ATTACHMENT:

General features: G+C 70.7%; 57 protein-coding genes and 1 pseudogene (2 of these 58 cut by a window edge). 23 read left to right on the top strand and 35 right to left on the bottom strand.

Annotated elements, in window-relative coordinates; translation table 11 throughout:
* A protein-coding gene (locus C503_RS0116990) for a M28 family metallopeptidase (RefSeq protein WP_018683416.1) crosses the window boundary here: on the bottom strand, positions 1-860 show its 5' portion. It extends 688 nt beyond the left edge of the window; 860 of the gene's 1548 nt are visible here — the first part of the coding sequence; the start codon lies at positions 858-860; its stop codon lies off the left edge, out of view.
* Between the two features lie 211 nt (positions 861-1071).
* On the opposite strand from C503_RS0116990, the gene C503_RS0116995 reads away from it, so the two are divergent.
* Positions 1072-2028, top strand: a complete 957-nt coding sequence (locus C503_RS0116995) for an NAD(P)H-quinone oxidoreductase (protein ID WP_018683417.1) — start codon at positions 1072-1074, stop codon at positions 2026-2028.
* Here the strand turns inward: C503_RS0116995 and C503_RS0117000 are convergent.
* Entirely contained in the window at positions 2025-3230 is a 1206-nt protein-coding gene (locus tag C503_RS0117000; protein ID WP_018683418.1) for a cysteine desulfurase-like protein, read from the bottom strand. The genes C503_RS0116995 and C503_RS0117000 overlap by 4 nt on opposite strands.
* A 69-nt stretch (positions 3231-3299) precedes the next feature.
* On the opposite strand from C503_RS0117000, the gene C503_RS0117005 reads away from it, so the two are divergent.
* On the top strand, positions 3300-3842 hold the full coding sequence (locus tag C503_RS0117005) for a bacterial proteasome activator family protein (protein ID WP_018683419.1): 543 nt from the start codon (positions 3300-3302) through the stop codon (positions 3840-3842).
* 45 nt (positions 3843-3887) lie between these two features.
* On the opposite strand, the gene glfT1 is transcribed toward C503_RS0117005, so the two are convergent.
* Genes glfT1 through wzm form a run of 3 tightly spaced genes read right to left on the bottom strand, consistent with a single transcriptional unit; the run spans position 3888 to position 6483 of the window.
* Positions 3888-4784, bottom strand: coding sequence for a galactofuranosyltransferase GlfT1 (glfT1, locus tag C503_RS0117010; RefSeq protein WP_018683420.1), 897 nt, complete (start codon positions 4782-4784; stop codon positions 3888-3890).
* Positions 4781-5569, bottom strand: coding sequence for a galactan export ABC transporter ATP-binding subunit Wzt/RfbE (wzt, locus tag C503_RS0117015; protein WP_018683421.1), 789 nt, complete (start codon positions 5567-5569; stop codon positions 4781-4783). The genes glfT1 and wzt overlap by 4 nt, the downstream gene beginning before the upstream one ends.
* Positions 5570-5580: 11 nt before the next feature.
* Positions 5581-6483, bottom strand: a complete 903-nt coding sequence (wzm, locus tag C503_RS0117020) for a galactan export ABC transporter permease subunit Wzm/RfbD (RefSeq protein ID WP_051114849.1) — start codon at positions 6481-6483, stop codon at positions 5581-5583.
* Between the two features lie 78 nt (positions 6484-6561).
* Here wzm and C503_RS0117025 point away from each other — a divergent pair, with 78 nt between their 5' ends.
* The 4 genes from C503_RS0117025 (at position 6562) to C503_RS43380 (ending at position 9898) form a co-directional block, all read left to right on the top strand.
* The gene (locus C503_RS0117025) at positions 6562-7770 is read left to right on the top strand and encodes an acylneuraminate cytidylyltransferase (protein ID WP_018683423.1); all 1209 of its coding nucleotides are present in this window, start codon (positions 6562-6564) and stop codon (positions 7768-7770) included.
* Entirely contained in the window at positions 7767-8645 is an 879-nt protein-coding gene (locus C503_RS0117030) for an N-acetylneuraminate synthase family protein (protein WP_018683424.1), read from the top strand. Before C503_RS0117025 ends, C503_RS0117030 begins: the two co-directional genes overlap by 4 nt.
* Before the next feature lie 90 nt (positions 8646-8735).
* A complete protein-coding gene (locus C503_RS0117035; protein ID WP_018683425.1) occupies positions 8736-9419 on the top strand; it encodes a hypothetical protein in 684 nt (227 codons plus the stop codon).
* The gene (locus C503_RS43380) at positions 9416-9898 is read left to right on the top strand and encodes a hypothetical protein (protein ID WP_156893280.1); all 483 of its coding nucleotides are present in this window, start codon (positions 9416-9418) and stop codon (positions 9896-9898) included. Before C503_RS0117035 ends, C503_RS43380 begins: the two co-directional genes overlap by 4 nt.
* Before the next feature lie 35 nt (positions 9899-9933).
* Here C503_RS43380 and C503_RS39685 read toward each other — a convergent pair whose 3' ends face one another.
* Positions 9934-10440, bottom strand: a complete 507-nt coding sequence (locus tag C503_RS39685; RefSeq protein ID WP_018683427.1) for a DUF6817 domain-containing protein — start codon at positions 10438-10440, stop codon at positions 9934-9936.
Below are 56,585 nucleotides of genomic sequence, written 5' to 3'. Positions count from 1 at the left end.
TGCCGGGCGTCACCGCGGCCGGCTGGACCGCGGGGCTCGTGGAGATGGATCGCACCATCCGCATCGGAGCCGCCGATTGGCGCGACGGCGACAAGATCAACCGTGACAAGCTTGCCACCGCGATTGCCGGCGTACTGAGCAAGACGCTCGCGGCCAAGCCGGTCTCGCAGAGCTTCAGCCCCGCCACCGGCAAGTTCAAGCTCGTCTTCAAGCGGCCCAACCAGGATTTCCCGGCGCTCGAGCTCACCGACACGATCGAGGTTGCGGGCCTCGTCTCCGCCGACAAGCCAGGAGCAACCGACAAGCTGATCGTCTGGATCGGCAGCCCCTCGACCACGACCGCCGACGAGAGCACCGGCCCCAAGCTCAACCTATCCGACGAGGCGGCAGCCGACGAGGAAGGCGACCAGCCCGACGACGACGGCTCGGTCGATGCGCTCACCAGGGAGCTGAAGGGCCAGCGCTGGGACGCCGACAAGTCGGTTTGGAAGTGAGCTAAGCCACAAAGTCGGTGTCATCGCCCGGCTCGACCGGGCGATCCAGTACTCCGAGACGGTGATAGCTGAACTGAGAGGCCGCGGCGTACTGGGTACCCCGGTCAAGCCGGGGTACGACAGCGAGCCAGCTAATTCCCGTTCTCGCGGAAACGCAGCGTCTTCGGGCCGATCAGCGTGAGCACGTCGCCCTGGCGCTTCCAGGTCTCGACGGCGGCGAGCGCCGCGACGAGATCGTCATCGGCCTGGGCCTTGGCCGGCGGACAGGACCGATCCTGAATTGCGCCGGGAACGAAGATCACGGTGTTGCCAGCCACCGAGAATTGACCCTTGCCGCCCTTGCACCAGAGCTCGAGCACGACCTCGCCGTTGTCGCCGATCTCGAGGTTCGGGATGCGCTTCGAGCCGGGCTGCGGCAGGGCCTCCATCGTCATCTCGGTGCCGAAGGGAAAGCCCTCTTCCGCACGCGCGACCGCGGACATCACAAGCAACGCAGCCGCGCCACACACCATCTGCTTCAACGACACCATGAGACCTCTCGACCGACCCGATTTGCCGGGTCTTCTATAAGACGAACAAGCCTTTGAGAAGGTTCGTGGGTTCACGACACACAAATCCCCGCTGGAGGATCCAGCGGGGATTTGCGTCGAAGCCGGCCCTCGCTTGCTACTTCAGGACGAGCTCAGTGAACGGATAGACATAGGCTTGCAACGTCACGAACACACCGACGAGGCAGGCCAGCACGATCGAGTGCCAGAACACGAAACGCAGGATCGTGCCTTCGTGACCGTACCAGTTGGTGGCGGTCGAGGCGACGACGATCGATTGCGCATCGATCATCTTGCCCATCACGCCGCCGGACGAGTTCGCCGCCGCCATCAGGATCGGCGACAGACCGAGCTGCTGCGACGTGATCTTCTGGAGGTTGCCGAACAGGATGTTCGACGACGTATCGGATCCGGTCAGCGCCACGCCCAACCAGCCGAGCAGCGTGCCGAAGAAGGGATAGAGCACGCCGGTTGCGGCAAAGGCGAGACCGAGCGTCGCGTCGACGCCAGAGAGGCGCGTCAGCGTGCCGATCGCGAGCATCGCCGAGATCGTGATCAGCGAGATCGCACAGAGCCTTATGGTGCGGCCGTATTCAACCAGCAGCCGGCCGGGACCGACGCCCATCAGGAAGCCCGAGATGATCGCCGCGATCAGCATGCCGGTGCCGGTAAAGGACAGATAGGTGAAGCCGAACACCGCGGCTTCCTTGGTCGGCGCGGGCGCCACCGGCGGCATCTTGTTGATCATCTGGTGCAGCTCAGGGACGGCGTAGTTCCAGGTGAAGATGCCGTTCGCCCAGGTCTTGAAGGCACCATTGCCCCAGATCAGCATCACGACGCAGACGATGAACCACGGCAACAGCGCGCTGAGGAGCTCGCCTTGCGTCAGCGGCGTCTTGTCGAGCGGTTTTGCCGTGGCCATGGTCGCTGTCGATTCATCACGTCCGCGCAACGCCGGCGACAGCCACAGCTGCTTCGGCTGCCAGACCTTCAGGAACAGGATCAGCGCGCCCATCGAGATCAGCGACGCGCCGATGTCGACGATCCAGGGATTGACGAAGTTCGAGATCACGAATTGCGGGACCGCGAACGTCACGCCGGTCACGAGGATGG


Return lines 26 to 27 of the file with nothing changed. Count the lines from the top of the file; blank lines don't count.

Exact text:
* The gene (locus C503_RS43380) at positions 9416-9898 is read left to right on the top strand and encodes a hypothetical protein (protein ID WP_156893280.1); all 483 of its coding nucleotides are present in this window, start codon (positions 9416-9418) and stop codon (positions 9896-9898) included. Before C503_RS0117035 ends, C503_RS43380 begins: the two co-directional genes overlap by 4 nt.
* Before the next feature lie 35 nt (positions 9899-9933).